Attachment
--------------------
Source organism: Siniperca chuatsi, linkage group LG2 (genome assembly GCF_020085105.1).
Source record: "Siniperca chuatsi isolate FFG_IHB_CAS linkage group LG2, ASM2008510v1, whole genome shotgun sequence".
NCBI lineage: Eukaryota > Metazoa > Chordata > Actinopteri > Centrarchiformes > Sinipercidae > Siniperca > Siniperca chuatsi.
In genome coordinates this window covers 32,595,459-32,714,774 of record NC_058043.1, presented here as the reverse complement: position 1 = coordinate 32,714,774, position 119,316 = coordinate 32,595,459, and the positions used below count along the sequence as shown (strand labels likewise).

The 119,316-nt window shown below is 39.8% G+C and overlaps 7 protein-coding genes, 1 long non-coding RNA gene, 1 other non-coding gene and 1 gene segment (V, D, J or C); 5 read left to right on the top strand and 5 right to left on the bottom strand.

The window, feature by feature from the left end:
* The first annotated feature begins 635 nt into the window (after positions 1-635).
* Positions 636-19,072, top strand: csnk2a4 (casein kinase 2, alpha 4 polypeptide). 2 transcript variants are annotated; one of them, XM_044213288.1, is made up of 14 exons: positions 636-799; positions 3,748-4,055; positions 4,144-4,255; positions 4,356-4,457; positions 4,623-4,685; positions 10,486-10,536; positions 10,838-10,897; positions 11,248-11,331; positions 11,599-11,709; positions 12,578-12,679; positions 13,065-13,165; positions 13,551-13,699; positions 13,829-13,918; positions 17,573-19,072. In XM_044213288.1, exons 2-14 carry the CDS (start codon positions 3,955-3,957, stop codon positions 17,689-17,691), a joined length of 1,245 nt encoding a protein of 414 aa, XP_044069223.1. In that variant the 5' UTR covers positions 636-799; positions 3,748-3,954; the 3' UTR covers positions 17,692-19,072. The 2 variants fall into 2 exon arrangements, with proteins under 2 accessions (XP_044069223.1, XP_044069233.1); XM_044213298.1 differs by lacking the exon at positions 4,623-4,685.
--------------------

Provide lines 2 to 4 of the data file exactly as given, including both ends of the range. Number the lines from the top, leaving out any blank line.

Source record: "Siniperca chuatsi isolate FFG_IHB_CAS linkage group LG2, ASM2008510v1, whole genome shotgun sequence".
NCBI lineage: Eukaryota > Metazoa > Chordata > Actinopteri > Centrarchiformes > Sinipercidae > Siniperca > Siniperca chuatsi.
In genome coordinates this window covers 32,595,459-32,714,774 of record NC_058043.1, presented here as the reverse complement: position 1 = coordinate 32,714,774, position 119,316 = coordinate 32,595,459, and the positions used below count along the sequence as shown (strand labels likewise).